A high fever, a new, continuous cough, and a loss of smell or taste are considered to be the three key signs of infection, according to the NHS.
But there are also a number of other symptoms that patients have reported over the past 12 months.
Scientists have now revealed that there are four main types of skin changes that may be linked to the coronavirus.
READ MORE: London surge testing – Covid search for South Africa strain in capital
The wrote for The Conversation: “Other signs that are frequently seen include headaches, muscle and joint pain, nasal congestion, and fatigue.
“A less common symptom are rashes of various forms. These have been slower to be reported, partly due to the wide variety that have appeared in COVID-19 patients, making it more challenging to establish a consistent correlation.
“Being able to identify the effects of COVID-19 on the skin may allow cases to be spotted earlier – or even picked up altogether in people who are otherwise asymptomatic.”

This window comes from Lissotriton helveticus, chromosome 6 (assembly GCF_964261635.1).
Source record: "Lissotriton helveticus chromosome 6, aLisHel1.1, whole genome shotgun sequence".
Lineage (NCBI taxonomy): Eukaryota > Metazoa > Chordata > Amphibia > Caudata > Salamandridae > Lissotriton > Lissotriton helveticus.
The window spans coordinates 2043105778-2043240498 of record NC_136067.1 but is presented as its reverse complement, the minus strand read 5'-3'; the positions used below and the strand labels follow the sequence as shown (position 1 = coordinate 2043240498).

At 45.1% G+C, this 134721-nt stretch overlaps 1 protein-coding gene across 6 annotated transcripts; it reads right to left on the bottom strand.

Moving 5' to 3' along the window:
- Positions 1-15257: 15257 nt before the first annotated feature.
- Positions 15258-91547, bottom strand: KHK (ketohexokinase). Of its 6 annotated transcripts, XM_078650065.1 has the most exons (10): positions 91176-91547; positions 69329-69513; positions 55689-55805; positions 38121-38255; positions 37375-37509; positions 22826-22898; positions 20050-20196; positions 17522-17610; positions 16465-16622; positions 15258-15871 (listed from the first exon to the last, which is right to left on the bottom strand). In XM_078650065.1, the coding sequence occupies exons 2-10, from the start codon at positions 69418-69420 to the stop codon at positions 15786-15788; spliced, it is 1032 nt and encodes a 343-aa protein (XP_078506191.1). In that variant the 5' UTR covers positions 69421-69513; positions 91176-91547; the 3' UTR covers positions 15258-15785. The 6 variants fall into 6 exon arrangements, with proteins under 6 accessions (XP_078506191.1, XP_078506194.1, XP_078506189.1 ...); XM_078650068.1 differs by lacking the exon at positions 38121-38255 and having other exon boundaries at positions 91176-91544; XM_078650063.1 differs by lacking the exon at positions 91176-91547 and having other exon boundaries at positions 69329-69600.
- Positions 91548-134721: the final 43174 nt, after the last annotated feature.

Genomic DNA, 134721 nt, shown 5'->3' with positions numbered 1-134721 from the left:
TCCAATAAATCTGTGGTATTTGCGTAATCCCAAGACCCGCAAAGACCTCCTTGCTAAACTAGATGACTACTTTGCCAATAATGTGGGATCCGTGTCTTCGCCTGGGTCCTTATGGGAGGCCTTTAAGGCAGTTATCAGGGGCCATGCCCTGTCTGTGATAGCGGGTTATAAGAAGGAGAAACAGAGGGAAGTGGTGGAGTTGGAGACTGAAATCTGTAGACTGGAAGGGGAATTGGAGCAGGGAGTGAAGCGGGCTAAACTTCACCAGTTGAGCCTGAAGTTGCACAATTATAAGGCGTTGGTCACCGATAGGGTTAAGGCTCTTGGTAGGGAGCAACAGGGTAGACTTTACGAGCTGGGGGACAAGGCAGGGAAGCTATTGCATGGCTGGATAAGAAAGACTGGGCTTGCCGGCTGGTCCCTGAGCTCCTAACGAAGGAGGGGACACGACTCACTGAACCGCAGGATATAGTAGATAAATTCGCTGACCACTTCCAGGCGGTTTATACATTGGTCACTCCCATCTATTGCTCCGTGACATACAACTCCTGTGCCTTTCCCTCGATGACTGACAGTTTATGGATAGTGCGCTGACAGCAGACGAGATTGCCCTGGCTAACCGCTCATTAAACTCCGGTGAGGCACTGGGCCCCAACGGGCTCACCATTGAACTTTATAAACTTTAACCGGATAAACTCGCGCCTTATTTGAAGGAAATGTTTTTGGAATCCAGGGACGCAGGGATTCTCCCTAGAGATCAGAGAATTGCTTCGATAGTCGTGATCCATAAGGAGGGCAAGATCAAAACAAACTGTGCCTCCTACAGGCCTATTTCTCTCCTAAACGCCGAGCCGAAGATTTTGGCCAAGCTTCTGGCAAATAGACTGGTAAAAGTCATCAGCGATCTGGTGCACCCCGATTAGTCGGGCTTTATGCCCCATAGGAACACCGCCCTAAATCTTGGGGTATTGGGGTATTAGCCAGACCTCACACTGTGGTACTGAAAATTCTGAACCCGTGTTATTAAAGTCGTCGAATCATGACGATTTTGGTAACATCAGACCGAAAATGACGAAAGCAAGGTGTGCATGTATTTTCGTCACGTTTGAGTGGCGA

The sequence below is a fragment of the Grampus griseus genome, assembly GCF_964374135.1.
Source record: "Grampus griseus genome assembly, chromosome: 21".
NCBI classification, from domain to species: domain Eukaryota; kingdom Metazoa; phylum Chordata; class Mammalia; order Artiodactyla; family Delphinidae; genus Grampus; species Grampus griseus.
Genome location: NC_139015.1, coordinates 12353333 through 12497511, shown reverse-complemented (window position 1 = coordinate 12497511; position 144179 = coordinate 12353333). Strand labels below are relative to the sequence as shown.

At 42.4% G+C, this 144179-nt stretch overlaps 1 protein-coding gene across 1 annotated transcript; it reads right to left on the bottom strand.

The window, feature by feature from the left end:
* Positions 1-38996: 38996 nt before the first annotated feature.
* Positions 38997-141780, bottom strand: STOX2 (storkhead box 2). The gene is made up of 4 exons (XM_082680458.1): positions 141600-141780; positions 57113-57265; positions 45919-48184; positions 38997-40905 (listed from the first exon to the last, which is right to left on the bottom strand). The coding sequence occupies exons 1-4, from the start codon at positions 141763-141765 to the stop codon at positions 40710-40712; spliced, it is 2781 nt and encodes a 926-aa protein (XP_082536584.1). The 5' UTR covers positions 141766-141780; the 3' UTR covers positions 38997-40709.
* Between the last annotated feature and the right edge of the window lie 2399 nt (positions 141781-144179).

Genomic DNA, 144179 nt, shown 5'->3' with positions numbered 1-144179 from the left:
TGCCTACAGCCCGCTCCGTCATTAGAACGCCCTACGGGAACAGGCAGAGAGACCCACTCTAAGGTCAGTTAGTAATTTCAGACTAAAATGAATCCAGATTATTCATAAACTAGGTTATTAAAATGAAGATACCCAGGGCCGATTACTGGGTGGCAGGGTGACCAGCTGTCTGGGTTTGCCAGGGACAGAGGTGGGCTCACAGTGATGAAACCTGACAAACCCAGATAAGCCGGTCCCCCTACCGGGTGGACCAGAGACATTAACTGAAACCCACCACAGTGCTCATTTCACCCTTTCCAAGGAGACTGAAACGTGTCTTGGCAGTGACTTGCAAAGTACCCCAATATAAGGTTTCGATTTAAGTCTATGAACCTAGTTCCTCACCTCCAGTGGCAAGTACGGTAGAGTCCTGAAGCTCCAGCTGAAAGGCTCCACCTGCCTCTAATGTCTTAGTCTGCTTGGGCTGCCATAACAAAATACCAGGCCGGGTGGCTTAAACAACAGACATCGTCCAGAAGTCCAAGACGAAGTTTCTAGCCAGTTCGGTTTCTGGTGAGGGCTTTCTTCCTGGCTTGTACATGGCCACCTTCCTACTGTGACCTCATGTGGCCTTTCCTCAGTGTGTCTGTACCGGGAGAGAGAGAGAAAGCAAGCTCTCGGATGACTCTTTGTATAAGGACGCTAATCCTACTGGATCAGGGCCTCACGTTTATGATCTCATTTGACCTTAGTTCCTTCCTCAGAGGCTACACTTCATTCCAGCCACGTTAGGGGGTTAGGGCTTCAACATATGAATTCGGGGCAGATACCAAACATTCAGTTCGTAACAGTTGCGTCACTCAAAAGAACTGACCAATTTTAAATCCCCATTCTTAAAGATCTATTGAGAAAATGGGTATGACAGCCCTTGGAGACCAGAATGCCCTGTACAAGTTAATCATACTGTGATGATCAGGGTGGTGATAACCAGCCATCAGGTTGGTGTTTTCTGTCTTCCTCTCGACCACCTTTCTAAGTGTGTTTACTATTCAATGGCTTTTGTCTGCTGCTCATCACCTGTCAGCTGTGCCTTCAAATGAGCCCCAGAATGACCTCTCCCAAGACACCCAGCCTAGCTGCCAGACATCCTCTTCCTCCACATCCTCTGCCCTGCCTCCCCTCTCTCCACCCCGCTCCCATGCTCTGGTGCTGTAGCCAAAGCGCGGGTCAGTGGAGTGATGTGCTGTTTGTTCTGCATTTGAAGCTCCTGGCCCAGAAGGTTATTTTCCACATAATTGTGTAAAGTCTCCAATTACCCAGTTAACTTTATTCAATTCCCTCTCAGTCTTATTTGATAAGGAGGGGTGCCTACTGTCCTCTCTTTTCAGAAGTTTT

Long Covid worse for ‘patients who were not admitted to hospital’ [RESEARCH]
Covid new strain symptoms: Is back pain a sign of coronavirus? [EXPLAINER]
Covid new strain symptoms warning: The three most common signs [EXCLUSIVE]
Chilblains are a type of small, red blisters that usually develop when you’re unusually cold.
They mainly appear on the feet or toes, and have been dubbed ‘Covid toes’ in the UK.
The chilblains will develop over a period of two weeks, the scientists warned, and they will gradually become more discoloured.
Around 60 percent of all Covid patients, that have reported skin symptoms, have developed chilblains.
Some coronavirus patients may develop fluid-filled sacs underneath the skin, known as vesicular lesions.
They’re similar to the lesions linked to chickenpox, and they tend to appear a few weeks after the initial infection.
A maculopapular rash has been reported in a number of Covid patients, and is characterised by both flat and raised areas of discoloured skin.
Almost half of all patients that developed skin symptoms reported this type of rash.